Tuesday, 8 February 2011

Enthusiasm – the good manager’s secret weapon.

To protect my own personal wellbeing, I am sticking to the theme of positive thinking in the workplace while avoiding too many references to the UK Health and Social Care Bill.

At the CIPD Wellbeing and Resilience conference last week, several speakers touched on the effect of positive, supportive and realistic leadership and one, in particular, impressed me with her enthusiasm. Wendy Cartwright, Head of HR for the Olympic Delivery Authority, told us of the challenges in working with 200 employees and over 12000 contractors, all on limited term contracts, while trying to avoid the ‘project mentality’. Their employee engagement survey demonstrated outstanding results with 98% of respondents saying they would be happy to ‘go the extra mile at work when required’

Listening to Wendy speak and viewing her exciting slides of progress on the Olympic Park site, it was easy to see why the employees are so committed. Her enthusiasm and passion for the project was infectious, as she brought to life the British Olympic dream for 2012. Wendy spoke warmly of the previous Chief Executive, David Higgins and his dynamic leadership and energy which clearly had a direct impact on the organisation. This energy was still present in the HR team, which in any organisation can play a key role in shaping company culture and emotional intelligence.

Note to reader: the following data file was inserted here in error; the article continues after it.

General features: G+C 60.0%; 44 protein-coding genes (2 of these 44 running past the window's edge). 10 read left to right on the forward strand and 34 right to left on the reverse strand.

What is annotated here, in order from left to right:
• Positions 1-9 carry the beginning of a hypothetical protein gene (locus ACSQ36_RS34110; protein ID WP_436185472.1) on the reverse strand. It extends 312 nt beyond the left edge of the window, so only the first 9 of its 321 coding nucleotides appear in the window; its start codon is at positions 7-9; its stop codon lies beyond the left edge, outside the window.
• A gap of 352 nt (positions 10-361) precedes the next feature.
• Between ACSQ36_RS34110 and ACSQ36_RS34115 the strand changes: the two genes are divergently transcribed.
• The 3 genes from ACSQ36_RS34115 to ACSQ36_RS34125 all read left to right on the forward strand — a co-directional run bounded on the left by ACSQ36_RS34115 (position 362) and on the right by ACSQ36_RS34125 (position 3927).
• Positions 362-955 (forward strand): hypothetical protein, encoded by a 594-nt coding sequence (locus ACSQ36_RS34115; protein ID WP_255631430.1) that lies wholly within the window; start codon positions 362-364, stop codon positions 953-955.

So why is enthusiasm so important? A vision of my late but still much missed Labrador immediately springs to mind. Her pure joy at welcoming us as we returned home from work each day, bringing us her toy as a gift, tail frantically wagging, always injected a feeling of wellbeing – however rubbish the day had been!

Enthusiasm, like misery, spreads to those around it and if you have passion and drive at the top, some of it is bound to spill over.

As Ralph Waldo Emerson said, ‘Nothing great was ever achieved without enthusiasm’. and one definition that I particularly like is ‘great excitement for an interest in a subject or cause’

Perhaps this blog may be of interest to the HR team of a London Primary Care Trust who, just as redundancies were being announced a few months ago, put a sign up on the closed door leading to their department ‘The HR team cannot currently accept any personal visits, as we are too busy’

Oops – there I go again – back to NHS reality……


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